Danny Tiatto once again showed he could be an indispensable part of the team, and tirelessly gave width down the left wing, never shirking his defensive responsibilities when required to bolster the back. In Melbourne, he was slightly less effective at passing his man than in Sydney, perhaps because he'd been analysed by Brazil as being a little one-footed - preferring to pass on the left of his marker, and being uncomfortable when trying the inside route. But any team needs a player as committed as Tiatto - small in stature he may be, but he dodges no conflict, and is now more controlled and thus less likely to be the first in the referee's book. In this match, he did get cautioned, but in added time after the regulation ninety minutes had elapsed.
Goalkeeper Zeljko Kalac is another whose national team claims have been enhanced during this series. In Sydney he had a small amount of game-time, coming on as a late substitute for the injured Mark Bosnich - but in Melbourne the whole game was his.
Kalac is a very tall man, and uses his height well. Less usually for a tall man, he is also a good shot-stopper low down, several times relying on this attribute to keep the Brazilians at bay. On one occasion, mid-way through the first half, his clearance went badly astray and gave Brazil's Warley a direct run and shot on goal. Kalac made up for his error, first by getting smartly down to block, then gathering the ball before the on-rushing Warley arrived. He acknowledged his culpability, and steeled himself not to repeat the mistake.
Perhaps Kalac's decision-making in both Brazil goals could be faulted, but goalkeepers always have the game's hardest decisions to make, and suffer the greatest obvious punishment for those that are even marginally wrong. Kalac might have been able to deal with both balls earlier in their flight before the ultimate headers that gained Brazil their goals, but he would correctly say that playing the game on paper is always easier than playing it in and around the six-yard box.
So we have the basis of a very good Australian team - the combination of Viduka and Agostino is a pairing of two strong players with excellent close control and a desire for the direct path to the goal. Not for a while has a national team looked more consistently dangerous in attack, confident in defence, and creative in midfield. Maybe this will be the subject of some discussion between Agostino and Zelic in the dressing-rooms of their club, 1860 Munich, during the remainder of this Bundesliga season.
For the record Agostino scored with a powerful header with a mere eleven minutes having elapsed after Muscat had reached the bye-line and then found Viduka with his back to goal inside the penalty-area and with a Brazilian defender preventing the big striker from turning. Viduka chose instead to juggle the ball, then send it over his head to where Agostino powered home the game's opener.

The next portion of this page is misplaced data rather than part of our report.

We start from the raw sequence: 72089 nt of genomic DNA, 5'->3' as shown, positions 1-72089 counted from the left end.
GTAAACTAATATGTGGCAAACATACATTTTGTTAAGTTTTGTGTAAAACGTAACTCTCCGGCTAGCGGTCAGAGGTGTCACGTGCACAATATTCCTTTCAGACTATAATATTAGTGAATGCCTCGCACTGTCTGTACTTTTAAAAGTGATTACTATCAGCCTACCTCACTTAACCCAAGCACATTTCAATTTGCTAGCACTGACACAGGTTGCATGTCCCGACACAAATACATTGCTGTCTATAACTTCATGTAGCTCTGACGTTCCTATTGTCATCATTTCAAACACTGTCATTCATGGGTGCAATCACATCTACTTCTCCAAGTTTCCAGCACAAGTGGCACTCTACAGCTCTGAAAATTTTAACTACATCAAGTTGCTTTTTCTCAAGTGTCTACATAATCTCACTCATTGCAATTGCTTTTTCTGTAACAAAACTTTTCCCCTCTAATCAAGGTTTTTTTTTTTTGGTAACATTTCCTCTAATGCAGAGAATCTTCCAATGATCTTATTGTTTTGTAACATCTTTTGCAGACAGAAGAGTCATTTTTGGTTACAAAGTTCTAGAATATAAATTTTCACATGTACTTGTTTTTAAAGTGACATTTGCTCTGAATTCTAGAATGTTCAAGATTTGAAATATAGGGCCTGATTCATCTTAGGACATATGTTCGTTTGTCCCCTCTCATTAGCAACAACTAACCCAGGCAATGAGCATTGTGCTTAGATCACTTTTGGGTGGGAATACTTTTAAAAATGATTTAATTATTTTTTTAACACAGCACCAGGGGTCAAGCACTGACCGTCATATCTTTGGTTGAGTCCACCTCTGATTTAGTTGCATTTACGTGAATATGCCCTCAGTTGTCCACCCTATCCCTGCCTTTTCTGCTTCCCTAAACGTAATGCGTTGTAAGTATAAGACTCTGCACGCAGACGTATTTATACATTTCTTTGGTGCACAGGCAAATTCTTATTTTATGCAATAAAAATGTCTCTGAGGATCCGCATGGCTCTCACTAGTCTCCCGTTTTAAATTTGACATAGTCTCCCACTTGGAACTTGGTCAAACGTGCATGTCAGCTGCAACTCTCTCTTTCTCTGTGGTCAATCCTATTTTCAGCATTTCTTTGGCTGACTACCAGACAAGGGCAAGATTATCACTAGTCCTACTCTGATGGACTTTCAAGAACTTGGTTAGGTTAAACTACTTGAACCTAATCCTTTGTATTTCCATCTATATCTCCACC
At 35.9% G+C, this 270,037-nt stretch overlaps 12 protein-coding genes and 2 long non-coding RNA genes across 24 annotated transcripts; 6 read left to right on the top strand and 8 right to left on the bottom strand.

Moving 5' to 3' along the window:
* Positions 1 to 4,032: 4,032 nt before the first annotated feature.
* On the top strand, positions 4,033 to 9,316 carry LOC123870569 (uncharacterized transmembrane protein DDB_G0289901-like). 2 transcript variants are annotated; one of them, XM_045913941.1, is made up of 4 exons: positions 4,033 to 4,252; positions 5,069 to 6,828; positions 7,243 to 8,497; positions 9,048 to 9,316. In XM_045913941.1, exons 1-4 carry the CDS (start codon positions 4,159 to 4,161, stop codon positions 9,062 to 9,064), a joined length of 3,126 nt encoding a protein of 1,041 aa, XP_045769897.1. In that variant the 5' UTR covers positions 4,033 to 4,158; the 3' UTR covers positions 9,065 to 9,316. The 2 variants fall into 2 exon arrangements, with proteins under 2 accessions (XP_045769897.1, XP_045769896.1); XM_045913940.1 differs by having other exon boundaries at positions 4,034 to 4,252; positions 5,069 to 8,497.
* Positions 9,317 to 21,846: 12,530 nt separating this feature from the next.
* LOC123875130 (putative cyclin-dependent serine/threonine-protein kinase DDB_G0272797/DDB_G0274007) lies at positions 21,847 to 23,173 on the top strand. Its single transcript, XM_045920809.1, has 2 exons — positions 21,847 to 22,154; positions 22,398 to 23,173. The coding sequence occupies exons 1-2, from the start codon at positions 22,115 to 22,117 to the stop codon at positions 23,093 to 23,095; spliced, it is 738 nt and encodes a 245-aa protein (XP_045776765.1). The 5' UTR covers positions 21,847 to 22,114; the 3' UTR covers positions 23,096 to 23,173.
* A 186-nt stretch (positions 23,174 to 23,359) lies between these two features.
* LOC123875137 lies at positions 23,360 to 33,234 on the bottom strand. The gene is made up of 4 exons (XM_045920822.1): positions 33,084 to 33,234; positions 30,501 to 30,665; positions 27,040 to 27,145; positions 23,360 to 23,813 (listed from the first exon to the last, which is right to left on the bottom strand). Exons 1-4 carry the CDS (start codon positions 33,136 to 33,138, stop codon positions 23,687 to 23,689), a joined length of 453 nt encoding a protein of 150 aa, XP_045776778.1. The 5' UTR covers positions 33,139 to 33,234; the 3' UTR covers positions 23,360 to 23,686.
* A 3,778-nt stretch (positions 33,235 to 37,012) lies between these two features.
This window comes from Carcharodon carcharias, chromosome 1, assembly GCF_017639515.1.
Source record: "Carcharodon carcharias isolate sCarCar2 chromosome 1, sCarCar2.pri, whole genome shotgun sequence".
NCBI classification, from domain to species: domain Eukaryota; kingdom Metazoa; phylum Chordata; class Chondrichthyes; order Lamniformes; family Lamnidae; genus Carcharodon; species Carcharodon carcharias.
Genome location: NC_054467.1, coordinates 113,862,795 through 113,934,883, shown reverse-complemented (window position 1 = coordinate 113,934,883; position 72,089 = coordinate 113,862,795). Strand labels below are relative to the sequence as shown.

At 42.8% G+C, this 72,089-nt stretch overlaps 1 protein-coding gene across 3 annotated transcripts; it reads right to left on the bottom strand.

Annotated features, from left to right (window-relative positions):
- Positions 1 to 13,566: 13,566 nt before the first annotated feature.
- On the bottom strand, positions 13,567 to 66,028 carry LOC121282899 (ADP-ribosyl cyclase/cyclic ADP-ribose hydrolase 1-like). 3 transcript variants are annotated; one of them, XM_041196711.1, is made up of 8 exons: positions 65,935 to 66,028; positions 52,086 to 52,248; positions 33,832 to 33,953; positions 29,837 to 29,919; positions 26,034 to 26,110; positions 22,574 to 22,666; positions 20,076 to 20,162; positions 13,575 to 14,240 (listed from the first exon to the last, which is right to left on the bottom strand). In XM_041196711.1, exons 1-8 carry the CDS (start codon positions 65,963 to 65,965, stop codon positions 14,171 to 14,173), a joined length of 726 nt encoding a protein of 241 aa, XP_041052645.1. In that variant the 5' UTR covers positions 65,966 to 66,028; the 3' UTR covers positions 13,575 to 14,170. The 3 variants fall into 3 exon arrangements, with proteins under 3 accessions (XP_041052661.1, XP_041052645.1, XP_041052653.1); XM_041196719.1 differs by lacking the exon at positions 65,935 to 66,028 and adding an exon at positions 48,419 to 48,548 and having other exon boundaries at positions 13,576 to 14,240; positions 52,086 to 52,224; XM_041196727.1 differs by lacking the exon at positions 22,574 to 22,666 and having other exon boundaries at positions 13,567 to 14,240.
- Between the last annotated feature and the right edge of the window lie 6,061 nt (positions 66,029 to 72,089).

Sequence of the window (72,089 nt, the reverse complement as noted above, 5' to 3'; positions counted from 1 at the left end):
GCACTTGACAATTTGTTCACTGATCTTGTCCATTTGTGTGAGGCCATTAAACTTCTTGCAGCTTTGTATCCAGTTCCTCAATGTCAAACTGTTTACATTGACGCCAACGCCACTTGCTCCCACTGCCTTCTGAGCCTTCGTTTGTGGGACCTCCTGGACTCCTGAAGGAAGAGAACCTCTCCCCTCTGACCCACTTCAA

Australia stretched its lead after a sustained period of pressure which had the Brazilian defence reeling. Just moments before, Agostino had singed Alexandre's fingers with a free-kick that rocketed its way goalwards, and even despite the touch, still crashed off the bar. From the resultant corner, swung in by Maloney, Agostino bundled the ball over the line from close-in at the near post.
With fifteen minutes remaining, and with the game's balance tipping Brazil's way as a result of the introduction over a frenetic four minute period of five fresh players from the bench, Denilson's ability with the ball at his feet finally paid off. An obviously one-footed player, Denilson didn't allow this handicap to prevent him sending over a whipped cross from the left wing into the goal area with his left foot as he ran parallel with the front of the penalty-area, where it fell for Ronaldinho at the far post after clipping Moore who contested the ball with Alex on the way through. Ronaldinho's header was a regulation chance at this level of the game.
As minds recalled the World Cup elimination game of 1997, it was as if the crowd accepted the inevitability of Brazil's equaliser four minutes from time. Once again it was a goal aerially-delivered. Ronaldinho had been at the heart of it, earning a free-kick after a bewildering spin which deceived his markers only to be fouled. The Australian defence could only ever half-clear the ball and Ronaldinho again gathered and sent a ball into the box where Fabio Junior outjumped Moore, by now exhausted from his marking endeavours, to head past Kalac.
Perhaps the draw was a better result for Australia in the longer term, as it may mean future opponents don't do enough research, and, as a consequence, find themselves very much under-estimating the enormous and obvious potential of this Australian team.
written by Alan Clark